by Lance Larsen
He drove a battered Desoto
and apologized for nothing.
He was married, no children,
though his wife was hopeful. She had a lived-in look-
clean and comfortable, nothing frumpy.
On breaks when the boys and I talked
of the perfect woman,
a Helen smelling of saffron,
we were really thinking of Annie .
She didn’t have a Gucci smile
or French cut ears,
and her hair was much too quiet.
But her eyes-exuding passion
so wholesome we were embarrassed
to talk about it.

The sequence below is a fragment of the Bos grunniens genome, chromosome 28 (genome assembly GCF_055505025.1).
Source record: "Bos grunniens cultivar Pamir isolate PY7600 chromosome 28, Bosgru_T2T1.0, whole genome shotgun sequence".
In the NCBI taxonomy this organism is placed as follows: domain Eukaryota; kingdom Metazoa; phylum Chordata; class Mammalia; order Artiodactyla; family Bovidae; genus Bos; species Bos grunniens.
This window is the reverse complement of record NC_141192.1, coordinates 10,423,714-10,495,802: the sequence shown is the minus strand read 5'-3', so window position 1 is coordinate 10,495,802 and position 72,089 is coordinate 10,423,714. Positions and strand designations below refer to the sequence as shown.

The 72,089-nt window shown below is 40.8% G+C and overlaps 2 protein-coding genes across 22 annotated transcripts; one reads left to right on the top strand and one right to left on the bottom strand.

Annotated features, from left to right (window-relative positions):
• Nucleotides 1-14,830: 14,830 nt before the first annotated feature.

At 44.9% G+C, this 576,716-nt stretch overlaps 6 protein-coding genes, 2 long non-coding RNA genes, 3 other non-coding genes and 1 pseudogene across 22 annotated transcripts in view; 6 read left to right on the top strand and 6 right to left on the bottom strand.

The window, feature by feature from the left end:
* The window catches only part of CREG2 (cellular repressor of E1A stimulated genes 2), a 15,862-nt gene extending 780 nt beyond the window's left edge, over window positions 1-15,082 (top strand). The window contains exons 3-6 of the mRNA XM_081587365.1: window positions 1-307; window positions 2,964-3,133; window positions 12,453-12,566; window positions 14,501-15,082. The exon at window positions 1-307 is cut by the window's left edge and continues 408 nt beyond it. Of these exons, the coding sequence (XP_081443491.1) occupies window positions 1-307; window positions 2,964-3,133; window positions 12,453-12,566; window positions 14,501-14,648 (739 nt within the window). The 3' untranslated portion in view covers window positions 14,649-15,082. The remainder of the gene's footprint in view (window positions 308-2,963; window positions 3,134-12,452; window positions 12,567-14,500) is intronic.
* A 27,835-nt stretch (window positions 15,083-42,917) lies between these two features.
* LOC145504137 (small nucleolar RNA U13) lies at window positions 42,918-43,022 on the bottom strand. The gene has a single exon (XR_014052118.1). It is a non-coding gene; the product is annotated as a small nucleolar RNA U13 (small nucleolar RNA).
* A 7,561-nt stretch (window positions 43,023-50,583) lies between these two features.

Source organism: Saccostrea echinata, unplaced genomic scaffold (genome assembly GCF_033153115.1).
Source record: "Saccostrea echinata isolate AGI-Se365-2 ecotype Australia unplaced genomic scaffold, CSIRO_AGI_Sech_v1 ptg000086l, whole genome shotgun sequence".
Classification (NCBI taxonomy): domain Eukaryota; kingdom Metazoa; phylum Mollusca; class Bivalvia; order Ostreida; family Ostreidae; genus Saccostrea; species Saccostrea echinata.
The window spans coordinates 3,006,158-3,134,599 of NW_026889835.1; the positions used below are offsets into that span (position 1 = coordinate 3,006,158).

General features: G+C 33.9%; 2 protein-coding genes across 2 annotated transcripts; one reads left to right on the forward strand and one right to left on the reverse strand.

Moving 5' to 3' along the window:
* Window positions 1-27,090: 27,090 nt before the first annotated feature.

I yearned for someone like her
to tap my shoulder
and climb into my life.
When her husband died
we calculated how long we should wait,
took bets on who would get to her first.
Then she disappeared. She came back married-
some Phil from Tucson whom she met playing Bingo
at an Elks convention,
three kids in four years,
a job at the quarry for Phil,
their oldest son already looking like Adonis.
And though we are sure
she has stretch marks and scars
that crisscross her like rivers,
we still go home at night
and kneel on cold sheets, praying
for a miracle: a loose stone
to fall on Phil’s head.